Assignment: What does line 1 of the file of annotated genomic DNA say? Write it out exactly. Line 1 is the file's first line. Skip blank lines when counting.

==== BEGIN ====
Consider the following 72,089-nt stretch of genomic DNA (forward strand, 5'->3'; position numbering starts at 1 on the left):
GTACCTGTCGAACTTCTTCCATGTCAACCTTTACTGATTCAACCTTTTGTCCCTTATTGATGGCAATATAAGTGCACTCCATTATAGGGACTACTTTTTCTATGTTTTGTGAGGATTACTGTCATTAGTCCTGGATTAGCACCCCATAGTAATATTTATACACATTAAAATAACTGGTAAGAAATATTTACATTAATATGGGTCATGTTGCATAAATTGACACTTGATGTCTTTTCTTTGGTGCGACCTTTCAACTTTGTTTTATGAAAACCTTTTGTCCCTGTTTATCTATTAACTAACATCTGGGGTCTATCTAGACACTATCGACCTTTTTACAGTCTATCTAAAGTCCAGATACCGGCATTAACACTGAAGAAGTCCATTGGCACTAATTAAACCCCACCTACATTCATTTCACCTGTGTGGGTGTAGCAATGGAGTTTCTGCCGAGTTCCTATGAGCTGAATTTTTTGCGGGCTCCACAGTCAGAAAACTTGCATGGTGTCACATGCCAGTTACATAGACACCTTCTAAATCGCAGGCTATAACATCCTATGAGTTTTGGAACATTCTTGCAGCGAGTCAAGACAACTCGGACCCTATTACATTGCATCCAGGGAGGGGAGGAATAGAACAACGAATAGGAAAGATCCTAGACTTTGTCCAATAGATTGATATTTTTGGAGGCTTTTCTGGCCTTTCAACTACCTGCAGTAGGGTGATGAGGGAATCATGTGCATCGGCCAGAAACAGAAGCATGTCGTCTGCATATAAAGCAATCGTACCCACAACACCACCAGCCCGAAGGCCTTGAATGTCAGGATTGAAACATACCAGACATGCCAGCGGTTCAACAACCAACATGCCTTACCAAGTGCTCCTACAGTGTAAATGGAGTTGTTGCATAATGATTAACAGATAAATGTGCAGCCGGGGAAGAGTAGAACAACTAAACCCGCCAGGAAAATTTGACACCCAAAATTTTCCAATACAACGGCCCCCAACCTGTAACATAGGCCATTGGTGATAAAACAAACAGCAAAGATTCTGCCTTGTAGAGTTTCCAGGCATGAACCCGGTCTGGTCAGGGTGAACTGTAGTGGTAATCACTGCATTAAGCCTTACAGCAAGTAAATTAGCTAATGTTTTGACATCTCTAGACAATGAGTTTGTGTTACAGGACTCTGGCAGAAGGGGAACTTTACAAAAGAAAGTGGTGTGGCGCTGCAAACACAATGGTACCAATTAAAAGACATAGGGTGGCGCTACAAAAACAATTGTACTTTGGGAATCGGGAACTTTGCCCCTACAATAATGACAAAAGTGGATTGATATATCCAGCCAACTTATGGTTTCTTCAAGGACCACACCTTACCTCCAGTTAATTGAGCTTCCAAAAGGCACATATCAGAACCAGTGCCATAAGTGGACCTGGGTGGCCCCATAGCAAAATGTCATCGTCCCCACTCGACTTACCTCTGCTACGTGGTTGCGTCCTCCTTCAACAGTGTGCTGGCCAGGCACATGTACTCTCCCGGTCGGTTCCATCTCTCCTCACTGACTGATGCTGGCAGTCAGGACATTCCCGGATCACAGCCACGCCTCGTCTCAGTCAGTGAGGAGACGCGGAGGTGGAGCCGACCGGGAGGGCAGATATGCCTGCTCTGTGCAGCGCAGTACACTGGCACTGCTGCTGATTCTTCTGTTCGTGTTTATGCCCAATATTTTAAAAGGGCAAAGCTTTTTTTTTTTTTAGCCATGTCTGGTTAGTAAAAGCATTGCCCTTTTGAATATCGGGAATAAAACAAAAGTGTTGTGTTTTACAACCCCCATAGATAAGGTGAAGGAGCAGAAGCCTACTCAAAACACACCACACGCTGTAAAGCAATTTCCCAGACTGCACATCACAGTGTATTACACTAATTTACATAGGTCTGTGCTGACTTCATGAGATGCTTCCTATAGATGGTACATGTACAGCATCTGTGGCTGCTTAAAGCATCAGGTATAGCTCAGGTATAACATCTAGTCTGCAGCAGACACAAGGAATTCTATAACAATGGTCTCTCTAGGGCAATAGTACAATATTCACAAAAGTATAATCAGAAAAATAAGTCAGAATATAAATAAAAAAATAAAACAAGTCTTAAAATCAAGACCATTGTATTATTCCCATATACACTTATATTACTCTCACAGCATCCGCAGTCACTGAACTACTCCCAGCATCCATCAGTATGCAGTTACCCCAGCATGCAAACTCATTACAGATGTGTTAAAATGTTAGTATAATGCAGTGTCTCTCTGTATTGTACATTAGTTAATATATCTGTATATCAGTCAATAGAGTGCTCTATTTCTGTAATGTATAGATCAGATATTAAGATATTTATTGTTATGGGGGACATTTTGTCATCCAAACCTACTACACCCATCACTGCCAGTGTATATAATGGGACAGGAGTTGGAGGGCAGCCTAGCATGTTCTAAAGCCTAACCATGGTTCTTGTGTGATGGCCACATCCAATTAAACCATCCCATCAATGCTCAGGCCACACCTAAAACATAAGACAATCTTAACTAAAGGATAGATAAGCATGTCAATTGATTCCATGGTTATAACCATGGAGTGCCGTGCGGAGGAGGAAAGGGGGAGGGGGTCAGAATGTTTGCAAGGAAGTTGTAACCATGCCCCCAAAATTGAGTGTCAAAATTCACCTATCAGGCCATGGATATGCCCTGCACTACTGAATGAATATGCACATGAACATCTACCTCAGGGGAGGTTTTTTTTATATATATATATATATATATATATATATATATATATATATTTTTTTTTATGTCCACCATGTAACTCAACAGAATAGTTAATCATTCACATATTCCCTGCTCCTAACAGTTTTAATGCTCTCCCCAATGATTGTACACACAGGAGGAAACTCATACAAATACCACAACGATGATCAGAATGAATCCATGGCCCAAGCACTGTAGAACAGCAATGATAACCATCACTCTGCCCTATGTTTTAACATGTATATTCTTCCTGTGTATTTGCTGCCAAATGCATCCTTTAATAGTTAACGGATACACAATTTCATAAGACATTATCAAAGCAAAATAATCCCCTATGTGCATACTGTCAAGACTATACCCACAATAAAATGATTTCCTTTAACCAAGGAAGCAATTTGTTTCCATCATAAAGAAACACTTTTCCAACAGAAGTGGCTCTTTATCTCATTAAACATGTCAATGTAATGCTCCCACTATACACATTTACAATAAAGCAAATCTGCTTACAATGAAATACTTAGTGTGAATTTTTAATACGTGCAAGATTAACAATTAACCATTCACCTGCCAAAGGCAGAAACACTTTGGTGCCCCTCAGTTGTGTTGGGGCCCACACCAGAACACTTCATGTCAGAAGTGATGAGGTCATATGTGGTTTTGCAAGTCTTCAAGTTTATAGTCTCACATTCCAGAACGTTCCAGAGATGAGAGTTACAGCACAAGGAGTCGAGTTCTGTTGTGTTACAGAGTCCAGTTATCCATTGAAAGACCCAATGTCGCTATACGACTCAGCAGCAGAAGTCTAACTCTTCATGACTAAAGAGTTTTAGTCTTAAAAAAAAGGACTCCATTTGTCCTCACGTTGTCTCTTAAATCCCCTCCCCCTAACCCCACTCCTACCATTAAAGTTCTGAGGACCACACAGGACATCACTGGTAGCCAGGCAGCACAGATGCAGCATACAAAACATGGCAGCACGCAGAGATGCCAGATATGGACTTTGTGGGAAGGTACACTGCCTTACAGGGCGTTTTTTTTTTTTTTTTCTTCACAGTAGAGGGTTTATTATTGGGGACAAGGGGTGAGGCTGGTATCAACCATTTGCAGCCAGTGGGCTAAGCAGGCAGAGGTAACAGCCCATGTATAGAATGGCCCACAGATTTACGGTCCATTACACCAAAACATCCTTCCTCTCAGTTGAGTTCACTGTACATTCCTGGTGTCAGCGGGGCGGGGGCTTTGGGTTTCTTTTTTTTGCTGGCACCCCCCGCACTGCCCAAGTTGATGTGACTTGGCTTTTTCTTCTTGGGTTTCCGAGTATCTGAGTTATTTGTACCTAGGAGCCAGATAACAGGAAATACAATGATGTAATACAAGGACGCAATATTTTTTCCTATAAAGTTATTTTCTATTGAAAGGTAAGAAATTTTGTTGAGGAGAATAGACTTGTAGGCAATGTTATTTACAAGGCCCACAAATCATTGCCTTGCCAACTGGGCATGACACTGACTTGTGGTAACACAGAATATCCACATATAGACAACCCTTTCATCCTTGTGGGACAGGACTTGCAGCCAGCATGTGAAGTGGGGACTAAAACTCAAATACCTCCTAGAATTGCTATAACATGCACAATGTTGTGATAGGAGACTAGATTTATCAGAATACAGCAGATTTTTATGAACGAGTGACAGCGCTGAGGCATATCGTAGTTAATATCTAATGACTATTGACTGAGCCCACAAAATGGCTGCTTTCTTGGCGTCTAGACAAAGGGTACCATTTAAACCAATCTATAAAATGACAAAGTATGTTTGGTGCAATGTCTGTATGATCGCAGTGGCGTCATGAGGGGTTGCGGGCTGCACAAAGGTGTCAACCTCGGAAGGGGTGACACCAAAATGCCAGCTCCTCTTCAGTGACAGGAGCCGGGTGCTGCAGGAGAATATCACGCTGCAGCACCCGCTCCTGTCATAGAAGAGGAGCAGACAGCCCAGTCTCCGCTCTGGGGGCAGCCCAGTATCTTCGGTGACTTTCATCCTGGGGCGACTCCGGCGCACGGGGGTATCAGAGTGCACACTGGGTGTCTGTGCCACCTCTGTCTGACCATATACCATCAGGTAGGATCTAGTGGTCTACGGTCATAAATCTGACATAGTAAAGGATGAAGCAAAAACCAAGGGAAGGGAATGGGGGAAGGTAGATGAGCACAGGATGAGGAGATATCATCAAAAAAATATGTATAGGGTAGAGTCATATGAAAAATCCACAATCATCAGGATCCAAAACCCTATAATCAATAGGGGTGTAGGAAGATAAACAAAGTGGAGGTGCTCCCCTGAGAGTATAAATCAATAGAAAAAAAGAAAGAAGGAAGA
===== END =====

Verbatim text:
Consider the following 72,089-nt stretch of genomic DNA (forward strand, 5'->3'; position numbering starts at 1 on the left):